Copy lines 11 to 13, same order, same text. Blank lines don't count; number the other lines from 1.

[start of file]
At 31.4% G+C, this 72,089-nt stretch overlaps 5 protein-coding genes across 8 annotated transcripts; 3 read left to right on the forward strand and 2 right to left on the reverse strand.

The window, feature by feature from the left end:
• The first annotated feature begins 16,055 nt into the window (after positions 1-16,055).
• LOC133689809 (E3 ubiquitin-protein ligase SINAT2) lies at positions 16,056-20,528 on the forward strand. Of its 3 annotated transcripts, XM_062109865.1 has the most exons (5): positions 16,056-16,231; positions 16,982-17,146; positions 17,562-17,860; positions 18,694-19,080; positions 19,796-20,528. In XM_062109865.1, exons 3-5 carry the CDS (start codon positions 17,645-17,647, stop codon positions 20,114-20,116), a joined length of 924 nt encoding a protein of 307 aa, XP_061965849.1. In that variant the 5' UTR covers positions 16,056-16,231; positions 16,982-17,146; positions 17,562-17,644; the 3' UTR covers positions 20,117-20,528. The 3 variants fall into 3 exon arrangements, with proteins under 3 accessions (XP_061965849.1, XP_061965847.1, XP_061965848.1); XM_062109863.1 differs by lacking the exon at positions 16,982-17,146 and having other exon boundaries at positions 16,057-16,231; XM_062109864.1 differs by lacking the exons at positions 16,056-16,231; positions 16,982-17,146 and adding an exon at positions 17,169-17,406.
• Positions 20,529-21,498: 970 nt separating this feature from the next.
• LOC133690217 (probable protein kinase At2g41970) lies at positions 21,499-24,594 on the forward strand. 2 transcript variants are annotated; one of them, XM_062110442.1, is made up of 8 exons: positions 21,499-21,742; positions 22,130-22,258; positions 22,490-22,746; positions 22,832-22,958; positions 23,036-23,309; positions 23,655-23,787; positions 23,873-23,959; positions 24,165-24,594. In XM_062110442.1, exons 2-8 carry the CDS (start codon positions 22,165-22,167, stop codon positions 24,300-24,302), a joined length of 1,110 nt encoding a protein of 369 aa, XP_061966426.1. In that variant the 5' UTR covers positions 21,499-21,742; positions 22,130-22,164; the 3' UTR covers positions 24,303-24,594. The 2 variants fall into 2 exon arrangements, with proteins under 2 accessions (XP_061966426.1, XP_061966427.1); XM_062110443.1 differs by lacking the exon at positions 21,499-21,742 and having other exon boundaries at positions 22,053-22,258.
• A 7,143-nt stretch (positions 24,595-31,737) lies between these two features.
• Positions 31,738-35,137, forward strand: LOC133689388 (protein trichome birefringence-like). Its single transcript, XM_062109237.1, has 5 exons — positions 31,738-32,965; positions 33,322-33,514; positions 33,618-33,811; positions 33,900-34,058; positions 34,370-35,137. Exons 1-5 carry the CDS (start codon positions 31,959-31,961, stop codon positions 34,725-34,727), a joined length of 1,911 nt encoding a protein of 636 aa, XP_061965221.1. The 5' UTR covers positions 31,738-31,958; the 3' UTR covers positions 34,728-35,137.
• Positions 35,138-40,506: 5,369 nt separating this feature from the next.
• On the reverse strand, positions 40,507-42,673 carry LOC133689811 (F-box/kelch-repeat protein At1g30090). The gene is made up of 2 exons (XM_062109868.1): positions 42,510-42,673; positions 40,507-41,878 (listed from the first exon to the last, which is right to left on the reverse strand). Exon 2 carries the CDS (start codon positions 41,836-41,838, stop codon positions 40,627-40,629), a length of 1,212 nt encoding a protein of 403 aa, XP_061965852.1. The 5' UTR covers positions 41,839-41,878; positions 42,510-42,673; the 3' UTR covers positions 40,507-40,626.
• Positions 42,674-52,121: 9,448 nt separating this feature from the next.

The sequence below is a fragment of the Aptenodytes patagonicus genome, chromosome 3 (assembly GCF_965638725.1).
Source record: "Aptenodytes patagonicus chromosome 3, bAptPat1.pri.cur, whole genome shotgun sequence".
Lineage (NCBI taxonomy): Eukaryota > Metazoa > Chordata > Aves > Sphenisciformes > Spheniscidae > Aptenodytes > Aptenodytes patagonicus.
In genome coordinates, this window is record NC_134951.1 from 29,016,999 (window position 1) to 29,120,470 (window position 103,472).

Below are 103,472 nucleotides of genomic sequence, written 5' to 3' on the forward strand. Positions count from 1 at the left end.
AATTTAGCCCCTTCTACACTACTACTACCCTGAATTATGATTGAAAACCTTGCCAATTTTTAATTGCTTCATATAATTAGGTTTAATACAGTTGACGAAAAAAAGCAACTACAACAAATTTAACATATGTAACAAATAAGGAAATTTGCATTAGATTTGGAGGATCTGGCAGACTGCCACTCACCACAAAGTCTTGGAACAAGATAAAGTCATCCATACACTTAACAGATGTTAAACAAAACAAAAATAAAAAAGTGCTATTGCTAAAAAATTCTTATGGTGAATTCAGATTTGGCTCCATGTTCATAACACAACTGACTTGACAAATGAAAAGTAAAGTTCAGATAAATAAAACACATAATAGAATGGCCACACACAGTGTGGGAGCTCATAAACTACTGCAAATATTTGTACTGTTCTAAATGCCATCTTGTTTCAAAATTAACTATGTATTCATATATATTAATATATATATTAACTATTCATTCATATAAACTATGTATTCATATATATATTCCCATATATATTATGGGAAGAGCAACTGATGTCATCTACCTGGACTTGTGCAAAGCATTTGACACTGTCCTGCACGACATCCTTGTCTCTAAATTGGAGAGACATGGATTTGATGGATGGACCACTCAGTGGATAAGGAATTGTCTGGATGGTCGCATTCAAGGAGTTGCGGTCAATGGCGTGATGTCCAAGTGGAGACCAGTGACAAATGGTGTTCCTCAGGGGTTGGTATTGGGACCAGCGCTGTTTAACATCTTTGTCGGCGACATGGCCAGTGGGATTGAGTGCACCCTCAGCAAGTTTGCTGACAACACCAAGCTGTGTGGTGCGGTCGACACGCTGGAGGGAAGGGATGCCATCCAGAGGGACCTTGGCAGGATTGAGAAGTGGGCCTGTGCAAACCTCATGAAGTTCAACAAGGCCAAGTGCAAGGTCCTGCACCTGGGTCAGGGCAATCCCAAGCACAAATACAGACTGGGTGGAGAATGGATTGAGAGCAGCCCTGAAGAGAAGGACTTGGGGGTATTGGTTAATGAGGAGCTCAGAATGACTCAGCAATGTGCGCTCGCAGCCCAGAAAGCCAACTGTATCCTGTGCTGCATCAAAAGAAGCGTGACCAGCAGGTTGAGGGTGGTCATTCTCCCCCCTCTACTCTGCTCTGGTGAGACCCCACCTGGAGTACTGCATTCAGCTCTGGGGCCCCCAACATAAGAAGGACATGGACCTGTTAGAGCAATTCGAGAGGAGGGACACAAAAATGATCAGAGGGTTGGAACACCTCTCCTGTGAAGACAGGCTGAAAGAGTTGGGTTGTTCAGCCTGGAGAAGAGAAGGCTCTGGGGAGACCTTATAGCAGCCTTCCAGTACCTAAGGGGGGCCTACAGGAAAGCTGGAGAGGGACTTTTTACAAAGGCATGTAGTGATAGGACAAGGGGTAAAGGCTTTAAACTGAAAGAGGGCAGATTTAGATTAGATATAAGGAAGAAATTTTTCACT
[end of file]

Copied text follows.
• Positions 42,674-52,121: 9,448 nt separating this feature from the next.

The sequence below is a fragment of the Aptenodytes patagonicus genome, chromosome 3 (assembly GCF_965638725.1).
Source record: "Aptenodytes patagonicus chromosome 3, bAptPat1.pri.cur, whole genome shotgun sequence".